Then they said to him, “Tell us on whose account this evil has come upon us. What is your occupation? And where do you come from? What is your country? And of what people are you?” And he said to them, “I am a Hebrew, and I fear the Lord, the God of heaven, who made the sea and the dry land.” He said to them, “Pick me up and hurl me into the sea; then the sea will quiet down for you, for I know it is because of me that this great tempest has come upon you” (Jonah 1:8–9, 12, esv).
While there are a lot of lessons tucked into the short book of Jonah, one obvious one is that the longer our rebellion lasts, the harder it is to get back. The prophet Jonah is Exhibit A of this lesson.
Jonah rebelled against God. Now rebellion is not ignorance. When you don’t know what God wants you to do, you behave ignorantly. An action may still be sinful, but it’s not rebellious if it’s done in ignorance.
Rebellion also isn’t discouragement. Maybe you know the right things to do but you need support to get it done. When you know what’s right but you’re trying and failing and desperately need encouragement, that’s not rebellion either.
Rebellion is when you know what God wants you to do, but you won’t do it. It’s a flat-out refusal to do what God clearly requires. Rebellion can be the tone you set in your marriage or family, or it can relate to your time, finances, or lifestyle. In the book of Jonah, the people of Nineveh were ignorant sinners, but Jonah was a rebel who knew better.
God spoke to His prophet Jonah, and He has written a Book for us. If you know what it says and won’t do it, then you’re rebelling. The longer your rebellion lasts, the harder it is to get back on track. When the account of Jonah ends, the prophet is still suffering the effects of his reticence to repent.
Here’s the good news: God doesn’t ignore or give up on rebels. First gently, then aggressively, always relentlessly, God pursues us. He wanted Jonah’s attention, and He did something radical to get it. He might not use a great fish in your case, but God is willing to go to incredible lengths to get your full, undivided attention. Radical love means taking extreme measures to rescue rebellious children.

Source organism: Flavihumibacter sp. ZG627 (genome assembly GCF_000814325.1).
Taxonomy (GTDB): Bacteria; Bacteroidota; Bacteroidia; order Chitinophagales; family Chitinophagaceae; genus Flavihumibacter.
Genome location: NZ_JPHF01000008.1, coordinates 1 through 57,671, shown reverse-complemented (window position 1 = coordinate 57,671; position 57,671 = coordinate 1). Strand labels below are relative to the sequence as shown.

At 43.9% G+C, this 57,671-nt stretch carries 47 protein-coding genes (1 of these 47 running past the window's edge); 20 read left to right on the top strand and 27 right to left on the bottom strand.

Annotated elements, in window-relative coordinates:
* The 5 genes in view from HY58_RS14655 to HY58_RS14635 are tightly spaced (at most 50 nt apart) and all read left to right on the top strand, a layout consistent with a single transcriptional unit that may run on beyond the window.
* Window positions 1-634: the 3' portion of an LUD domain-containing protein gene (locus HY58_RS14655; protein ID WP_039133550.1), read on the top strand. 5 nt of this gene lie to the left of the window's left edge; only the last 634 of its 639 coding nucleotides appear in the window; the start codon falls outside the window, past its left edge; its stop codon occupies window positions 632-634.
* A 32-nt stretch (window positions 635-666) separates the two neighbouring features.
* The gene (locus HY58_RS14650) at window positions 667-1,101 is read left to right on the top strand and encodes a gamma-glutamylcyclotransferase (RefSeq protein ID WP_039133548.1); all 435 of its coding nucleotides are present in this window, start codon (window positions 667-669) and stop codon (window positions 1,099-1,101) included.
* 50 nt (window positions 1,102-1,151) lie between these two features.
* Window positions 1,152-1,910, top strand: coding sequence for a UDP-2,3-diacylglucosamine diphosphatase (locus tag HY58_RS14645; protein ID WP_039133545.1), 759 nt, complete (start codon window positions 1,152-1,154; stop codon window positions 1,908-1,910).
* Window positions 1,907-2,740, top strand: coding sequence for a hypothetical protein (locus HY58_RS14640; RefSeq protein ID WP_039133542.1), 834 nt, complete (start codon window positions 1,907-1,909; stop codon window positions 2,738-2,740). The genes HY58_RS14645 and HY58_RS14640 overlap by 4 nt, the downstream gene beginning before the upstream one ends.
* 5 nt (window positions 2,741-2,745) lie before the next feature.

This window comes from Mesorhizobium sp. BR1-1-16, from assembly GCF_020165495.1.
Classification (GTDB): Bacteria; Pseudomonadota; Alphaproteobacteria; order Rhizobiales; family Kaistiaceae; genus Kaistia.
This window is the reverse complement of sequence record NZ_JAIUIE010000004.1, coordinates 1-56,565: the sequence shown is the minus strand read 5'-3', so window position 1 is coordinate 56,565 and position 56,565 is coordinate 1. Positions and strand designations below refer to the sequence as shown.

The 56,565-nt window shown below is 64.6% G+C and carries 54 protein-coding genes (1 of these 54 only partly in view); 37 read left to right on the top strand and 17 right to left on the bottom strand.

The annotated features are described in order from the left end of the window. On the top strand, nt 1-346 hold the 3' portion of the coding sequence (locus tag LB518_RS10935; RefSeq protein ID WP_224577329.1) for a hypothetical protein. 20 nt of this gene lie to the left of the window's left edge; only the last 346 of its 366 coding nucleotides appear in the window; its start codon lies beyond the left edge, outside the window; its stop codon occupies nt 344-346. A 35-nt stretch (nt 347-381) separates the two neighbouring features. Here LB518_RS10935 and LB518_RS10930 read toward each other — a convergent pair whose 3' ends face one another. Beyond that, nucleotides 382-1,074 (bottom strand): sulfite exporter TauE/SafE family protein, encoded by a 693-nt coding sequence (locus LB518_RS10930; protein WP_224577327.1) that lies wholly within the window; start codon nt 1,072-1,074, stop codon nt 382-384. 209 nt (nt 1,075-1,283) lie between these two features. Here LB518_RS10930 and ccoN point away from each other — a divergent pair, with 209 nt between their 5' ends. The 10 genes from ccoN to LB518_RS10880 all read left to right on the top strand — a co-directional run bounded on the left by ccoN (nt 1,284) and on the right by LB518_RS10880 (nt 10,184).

God would rather see you anywhere than in disobedience to Him. He would rather see you in a hospital bed than living in disobedience to Him. He would rather see you in bankruptcy court than living in disobedience to Him. Perhaps you feel intense loneliness right now, or you’re wrestling with a perplexing question about faith. By no means are these situations always a result of rebellion, but if you’re experiencing pressure and refusing to yield to God, He will get your attention.
Once he was finally humble and broken, “Jonah prayed to the Lord his God from the belly of the fish, saying, ‘I called out to the Lord, out of my distress, and he answered me; out of the belly of Sheol I cried, and you heard my voice’” (Jonah 2:1–2). And how did God reply? Did He lecture Jonah, “I told you so”? No, God lovingly welcomed him back.
Jonah could have gotten right with God at the ticket booth or on the deck of the boat. He didn’t have to go to the fish. You could save yourself a world of hurt by surrendering. You could do it willingly.
Is God pursuing you about something specific? Remember that the longer rebellion lasts, the harder it is to get back. In fact, you could turn to Him right now. Your Father is waiting for you.
Almighty Father, help me to realize that surrendering to You means giving in, not giving up, and turning to face You instead of running away from You. I know that You pursue me because You love me. Thank You that because of Your radical love for me, You’re willing to take extreme measures to rescue me. Forgive me for rebelling, Lord, for knowing the right but choosing the wrong. If there’s something specific I need to surrender to You, please show me clearly. Thank You that You hear my voice, just as You heard Jonah’s from the belly of the fish, and thank You that You welcome me back home. I pray in the name of Jesus, my Rescuer, amen.